The price of oil rose above $96 a barrel and reversed some of its losses for the past two days.
In New York, benchmark oil for July delivery rose 50 cents to finish at $95.88 a barrel. Oil lost a combined 65 cents a barrel Monday and Tuesday.
Oil-related news was mixed Wednesday, and the price bounced between $94.46 and $96.45.
The International Energy Agency cut its forecast for global crude demand in 2013 by 80,000 barrels a day. It now expects the world to consume 90.6 million barrels a day this year, 785,000 barrels a day more than in 2012.
But the Paris-based IEA, an umbrella group for oil-consuming nations, expects consumption to be somewhat higher toward the end of the year. Demand is forecast to be 1.1 million barrels a day higher in the fourth quarter of 2013 compared with the same period in 2012.
The IEA said OPEC’s output in May reached 30.89 million barrels a day, the highest in seven months, and significantly above the voluntary limit of 30 million barrels which the organization reaffirmed at its latest meeting on May 31.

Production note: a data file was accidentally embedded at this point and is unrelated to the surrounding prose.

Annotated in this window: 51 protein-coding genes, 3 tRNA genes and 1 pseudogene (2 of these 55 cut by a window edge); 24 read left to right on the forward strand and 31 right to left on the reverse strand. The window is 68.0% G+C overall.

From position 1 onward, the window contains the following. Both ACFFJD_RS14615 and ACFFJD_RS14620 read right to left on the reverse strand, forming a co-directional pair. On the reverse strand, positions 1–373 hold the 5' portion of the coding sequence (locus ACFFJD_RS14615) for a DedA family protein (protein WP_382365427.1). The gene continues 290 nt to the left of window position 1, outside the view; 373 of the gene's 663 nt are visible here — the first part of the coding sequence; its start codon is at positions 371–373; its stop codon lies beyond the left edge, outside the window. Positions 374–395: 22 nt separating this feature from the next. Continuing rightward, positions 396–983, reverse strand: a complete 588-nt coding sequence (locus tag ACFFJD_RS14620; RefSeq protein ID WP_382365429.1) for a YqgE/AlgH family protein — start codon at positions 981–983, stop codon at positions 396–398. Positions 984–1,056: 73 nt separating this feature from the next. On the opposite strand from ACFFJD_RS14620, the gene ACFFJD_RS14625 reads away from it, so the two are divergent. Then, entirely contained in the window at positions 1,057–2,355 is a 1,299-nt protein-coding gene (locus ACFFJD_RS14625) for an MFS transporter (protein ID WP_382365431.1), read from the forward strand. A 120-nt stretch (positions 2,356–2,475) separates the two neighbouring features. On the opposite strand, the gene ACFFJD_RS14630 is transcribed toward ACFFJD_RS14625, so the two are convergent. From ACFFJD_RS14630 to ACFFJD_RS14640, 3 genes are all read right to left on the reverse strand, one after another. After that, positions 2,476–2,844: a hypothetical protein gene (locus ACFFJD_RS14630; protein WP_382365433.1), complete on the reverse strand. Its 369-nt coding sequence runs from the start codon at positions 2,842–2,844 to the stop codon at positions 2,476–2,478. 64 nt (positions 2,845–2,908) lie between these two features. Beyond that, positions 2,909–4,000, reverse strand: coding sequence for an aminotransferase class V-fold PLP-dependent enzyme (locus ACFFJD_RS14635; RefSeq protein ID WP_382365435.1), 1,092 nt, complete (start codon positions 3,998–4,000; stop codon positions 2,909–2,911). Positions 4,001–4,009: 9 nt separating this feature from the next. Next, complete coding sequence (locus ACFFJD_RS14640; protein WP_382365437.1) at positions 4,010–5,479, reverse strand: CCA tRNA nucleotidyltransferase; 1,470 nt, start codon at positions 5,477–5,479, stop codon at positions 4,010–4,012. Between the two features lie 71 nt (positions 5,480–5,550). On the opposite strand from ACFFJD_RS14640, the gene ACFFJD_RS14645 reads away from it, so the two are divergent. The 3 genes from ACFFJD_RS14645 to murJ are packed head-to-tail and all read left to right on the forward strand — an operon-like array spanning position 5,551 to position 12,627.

OPEC’s higher production, rising crude output in the U.S. and sluggish demand have helped keep oil prices below $100 a barrel since May of last year.
In the U.S., the Energy Department reported that oil supplies rose last week by 2.5 million barrels, or 0.6 percent, to 393.8 million barrels, which is 2.4 percent above year-ago levels.
Meanwhile, Brent crude, a benchmark for many international oil varieties, rose 53 cents to $103.49 a barrel on the ICE Futures exchange in London.
In other energy futures trading on the Nymex:
- Wholesale gasoline was down 1 cent at $2.81 a gallon.
- Heating oil rose 4 cents to $2.90 per gallon.
- Natural gas added 5 cents to $3.78 per 1,000 cubic feet.